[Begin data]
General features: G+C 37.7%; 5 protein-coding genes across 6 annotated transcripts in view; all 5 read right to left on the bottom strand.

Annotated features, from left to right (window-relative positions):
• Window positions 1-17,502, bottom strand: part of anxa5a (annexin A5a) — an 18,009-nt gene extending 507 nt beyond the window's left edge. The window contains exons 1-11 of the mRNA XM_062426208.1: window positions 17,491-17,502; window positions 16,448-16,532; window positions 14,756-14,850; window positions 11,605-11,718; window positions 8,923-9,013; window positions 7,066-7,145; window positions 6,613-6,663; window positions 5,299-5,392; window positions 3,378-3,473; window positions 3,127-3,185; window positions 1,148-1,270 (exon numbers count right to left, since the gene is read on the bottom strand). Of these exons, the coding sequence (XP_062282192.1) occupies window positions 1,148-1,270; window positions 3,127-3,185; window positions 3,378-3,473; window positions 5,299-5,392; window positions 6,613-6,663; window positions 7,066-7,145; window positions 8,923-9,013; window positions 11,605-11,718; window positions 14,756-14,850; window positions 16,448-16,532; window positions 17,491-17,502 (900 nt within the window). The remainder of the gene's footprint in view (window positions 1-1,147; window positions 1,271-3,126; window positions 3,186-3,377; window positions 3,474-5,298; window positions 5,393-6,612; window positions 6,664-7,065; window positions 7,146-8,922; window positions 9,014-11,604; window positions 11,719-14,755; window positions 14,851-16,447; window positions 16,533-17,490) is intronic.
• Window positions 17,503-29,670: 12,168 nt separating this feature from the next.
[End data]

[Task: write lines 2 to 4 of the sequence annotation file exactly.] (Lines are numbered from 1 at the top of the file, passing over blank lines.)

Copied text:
Annotated features, from left to right (window-relative positions):
• Window positions 1-17,502, bottom strand: part of anxa5a (annexin A5a) — an 18,009-nt gene extending 507 nt beyond the window's left edge. The window contains exons 1-11 of the mRNA XM_062426208.1: window positions 17,491-17,502; window positions 16,448-16,532; window positions 14,756-14,850; window positions 11,605-11,718; window positions 8,923-9,013; window positions 7,066-7,145; window positions 6,613-6,663; window positions 5,299-5,392; window positions 3,378-3,473; window positions 3,127-3,185; window positions 1,148-1,270 (exon numbers count right to left, since the gene is read on the bottom strand). Of these exons, the coding sequence (XP_062282192.1) occupies window positions 1,148-1,270; window positions 3,127-3,185; window positions 3,378-3,473; window positions 5,299-5,392; window positions 6,613-6,663; window positions 7,066-7,145; window positions 8,923-9,013; window positions 11,605-11,718; window positions 14,756-14,850; window positions 16,448-16,532; window positions 17,491-17,502 (900 nt within the window). The remainder of the gene's footprint in view (window positions 1-1,147; window positions 1,271-3,126; window positions 3,186-3,377; window positions 3,474-5,298; window positions 5,393-6,612; window positions 6,664-7,065; window positions 7,146-8,922; window positions 9,014-11,604; window positions 11,719-14,755; window positions 14,851-16,447; window positions 16,533-17,490) is intronic.
• Window positions 17,503-29,670: 12,168 nt separating this feature from the next.